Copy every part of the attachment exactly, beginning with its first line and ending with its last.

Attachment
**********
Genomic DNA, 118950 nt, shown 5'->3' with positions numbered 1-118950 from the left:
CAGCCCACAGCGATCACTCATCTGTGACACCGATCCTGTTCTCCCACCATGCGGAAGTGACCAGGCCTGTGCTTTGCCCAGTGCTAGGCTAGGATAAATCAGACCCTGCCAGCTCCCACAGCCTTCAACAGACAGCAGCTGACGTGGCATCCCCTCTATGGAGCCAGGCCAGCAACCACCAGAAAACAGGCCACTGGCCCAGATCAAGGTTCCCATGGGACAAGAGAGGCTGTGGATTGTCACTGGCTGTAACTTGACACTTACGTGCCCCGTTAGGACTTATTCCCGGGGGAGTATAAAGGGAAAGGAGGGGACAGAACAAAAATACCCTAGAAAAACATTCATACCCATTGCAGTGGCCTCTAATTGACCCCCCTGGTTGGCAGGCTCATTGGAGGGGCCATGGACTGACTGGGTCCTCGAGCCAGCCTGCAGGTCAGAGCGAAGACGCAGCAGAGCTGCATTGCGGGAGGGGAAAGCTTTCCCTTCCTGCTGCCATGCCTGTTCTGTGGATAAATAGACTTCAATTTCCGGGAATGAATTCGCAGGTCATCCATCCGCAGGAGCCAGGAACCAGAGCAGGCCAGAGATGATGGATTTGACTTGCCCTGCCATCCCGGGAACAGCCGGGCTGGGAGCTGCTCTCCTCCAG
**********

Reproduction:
Genomic DNA, 118950 nt, shown 5'->3' with positions numbered 1-118950 from the left:
CAGCCCACAGCGATCACTCATCTGTGACACCGATCCTGTTCTCCCACCATGCGGAAGTGACCAGGCCTGTGCTTTGCCCAGTGCTAGGCTAGGATAAATCAGACCCTGCCAGCTCCCACAGCCTTCAACAGACAGCAGCTGACGTGGCATCCCCTCTATGGAGCCAGGCCAGCAACCACCAGAAAACAGGCCACTGGCCCAGATCAAGGTTCCCATGGGACAAGAGAGGCTGTGGATTGTCACTGGCTGTAACTTGACACTTACGTGCCCCGTTAGGACTTATTCCCGGGGGAGTATAAAGGGAAAGGAGGGGACAGAACAAAAATACCCTAGAAAAACATTCATACCCATTGCAGTGGCCTCTAATTGACCCCCCTGGTTGGCAGGCTCATTGGAGGGGCCATGGACTGACTGGGTCCTCGAGCCAGCCTGCAGGTCAGAGCGAAGACGCAGCAGAGCTGCATTGCGGGAGGGGAAAGCTTTCCCTTCCTGCTGCCATGCCTGTTCTGTGGATAAATAGACTTCAATTTCCGGGAATGAATTCGCAGGTCATCCATCCGCAGGAGCCAGGAACCAGAGCAGGCCAGAGATGATGGATTTGACTTGCCCTGCCATCCCGGGAACAGCCGGGCTGGGAGCTGCTCTCCTCCAG